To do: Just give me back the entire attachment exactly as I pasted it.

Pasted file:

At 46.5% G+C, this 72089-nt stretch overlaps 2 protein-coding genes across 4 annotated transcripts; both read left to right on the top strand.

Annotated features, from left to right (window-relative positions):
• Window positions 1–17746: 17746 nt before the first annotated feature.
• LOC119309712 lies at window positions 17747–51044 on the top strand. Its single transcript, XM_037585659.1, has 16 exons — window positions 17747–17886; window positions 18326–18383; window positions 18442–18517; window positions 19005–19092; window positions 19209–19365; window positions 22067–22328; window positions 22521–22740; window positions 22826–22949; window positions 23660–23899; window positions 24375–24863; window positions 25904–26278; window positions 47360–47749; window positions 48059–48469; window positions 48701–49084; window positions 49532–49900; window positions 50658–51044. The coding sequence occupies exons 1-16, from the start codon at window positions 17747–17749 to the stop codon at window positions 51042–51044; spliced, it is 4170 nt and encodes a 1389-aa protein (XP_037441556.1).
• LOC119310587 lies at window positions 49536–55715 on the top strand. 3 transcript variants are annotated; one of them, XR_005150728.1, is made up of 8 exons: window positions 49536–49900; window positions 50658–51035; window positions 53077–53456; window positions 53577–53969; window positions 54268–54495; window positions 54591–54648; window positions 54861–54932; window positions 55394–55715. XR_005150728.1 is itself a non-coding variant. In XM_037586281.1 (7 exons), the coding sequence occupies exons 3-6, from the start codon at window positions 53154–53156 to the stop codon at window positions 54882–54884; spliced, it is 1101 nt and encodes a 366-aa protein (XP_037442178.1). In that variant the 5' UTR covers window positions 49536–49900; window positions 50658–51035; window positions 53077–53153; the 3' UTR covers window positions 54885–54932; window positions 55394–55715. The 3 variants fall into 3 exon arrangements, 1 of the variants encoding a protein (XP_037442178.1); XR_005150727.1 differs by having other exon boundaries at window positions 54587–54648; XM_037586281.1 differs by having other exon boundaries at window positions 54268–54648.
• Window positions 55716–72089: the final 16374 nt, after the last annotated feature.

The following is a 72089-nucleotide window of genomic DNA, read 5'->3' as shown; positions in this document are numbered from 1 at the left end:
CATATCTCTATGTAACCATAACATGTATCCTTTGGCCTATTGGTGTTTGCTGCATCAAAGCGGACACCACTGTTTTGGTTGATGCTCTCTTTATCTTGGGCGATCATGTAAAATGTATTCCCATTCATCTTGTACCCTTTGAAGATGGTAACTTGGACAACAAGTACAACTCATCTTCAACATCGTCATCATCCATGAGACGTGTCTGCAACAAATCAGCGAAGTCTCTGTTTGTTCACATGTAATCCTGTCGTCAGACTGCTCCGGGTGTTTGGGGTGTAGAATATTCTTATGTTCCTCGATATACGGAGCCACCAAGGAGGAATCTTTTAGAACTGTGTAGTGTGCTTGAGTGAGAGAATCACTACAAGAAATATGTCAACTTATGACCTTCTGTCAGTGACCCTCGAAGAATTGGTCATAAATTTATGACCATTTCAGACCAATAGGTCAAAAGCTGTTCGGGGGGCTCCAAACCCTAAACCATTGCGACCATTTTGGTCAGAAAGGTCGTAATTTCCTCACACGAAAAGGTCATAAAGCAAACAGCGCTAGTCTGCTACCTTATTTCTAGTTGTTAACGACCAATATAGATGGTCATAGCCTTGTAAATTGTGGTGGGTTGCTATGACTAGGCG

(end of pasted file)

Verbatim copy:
At 46.5% G+C, this 72089-nt stretch overlaps 2 protein-coding genes across 4 annotated transcripts; both read left to right on the top strand.

Annotated features, from left to right (window-relative positions):
• Window positions 1–17746: 17746 nt before the first annotated feature.
• LOC119309712 lies at window positions 17747–51044 on the top strand. Its single transcript, XM_037585659.1, has 16 exons — window positions 17747–17886; window positions 18326–18383; window positions 18442–18517; window positions 19005–19092; window positions 19209–19365; window positions 22067–22328; window positions 22521–22740; window positions 22826–22949; window positions 23660–23899; window positions 24375–24863; window positions 25904–26278; window positions 47360–47749; window positions 48059–48469; window positions 48701–49084; window positions 49532–49900; window positions 50658–51044. The coding sequence occupies exons 1-16, from the start codon at window positions 17747–17749 to the stop codon at window positions 51042–51044; spliced, it is 4170 nt and encodes a 1389-aa protein (XP_037441556.1).
• LOC119310587 lies at window positions 49536–55715 on the top strand. 3 transcript variants are annotated; one of them, XR_005150728.1, is made up of 8 exons: window positions 49536–49900; window positions 50658–51035; window positions 53077–53456; window positions 53577–53969; window positions 54268–54495; window positions 54591–54648; window positions 54861–54932; window positions 55394–55715. XR_005150728.1 is itself a non-coding variant. In XM_037586281.1 (7 exons), the coding sequence occupies exons 3-6, from the start codon at window positions 53154–53156 to the stop codon at window positions 54882–54884; spliced, it is 1101 nt and encodes a 366-aa protein (XP_037442178.1). In that variant the 5' UTR covers window positions 49536–49900; window positions 50658–51035; window positions 53077–53153; the 3' UTR covers window positions 54885–54932; window positions 55394–55715. The 3 variants fall into 3 exon arrangements, 1 of the variants encoding a protein (XP_037442178.1); XR_005150727.1 differs by having other exon boundaries at window positions 54587–54648; XM_037586281.1 differs by having other exon boundaries at window positions 54268–54648.
• Window positions 55716–72089: the final 16374 nt, after the last annotated feature.

The following is a 72089-nucleotide window of genomic DNA, read 5'->3' as shown; positions in this document are numbered from 1 at the left end:
CATATCTCTATGTAACCATAACATGTATCCTTTGGCCTATTGGTGTTTGCTGCATCAAAGCGGACACCACTGTTTTGGTTGATGCTCTCTTTATCTTGGGCGATCATGTAAAATGTATTCCCATTCATCTTGTACCCTTTGAAGATGGTAACTTGGACAACAAGTACAACTCATCTTCAACATCGTCATCATCCATGAGACGTGTCTGCAACAAATCAGCGAAGTCTCTGTTTGTTCACATGTAATCCTGTCGTCAGACTGCTCCGGGTGTTTGGGGTGTAGAATATTCTTATGTTCCTCGATATACGGAGCCACCAAGGAGGAATCTTTTAGAACTGTGTAGTGTGCTTGAGTGAGAGAATCACTACAAGAAATATGTCAACTTATGACCTTCTGTCAGTGACCCTCGAAGAATTGGTCATAAATTTATGACCATTTCAGACCAATAGGTCAAAAGCTGTTCGGGGGGCTCCAAACCCTAAACCATTGCGACCATTTTGGTCAGAAAGGTCGTAATTTCCTCACACGAAAAGGTCATAAAGCAAACAGCGCTAGTCTGCTACCTTATTTCTAGTTGTTAACGACCAATATAGATGGTCATAGCCTTGTAAATTGTGGTGGGTTGCTATGACTAGGCG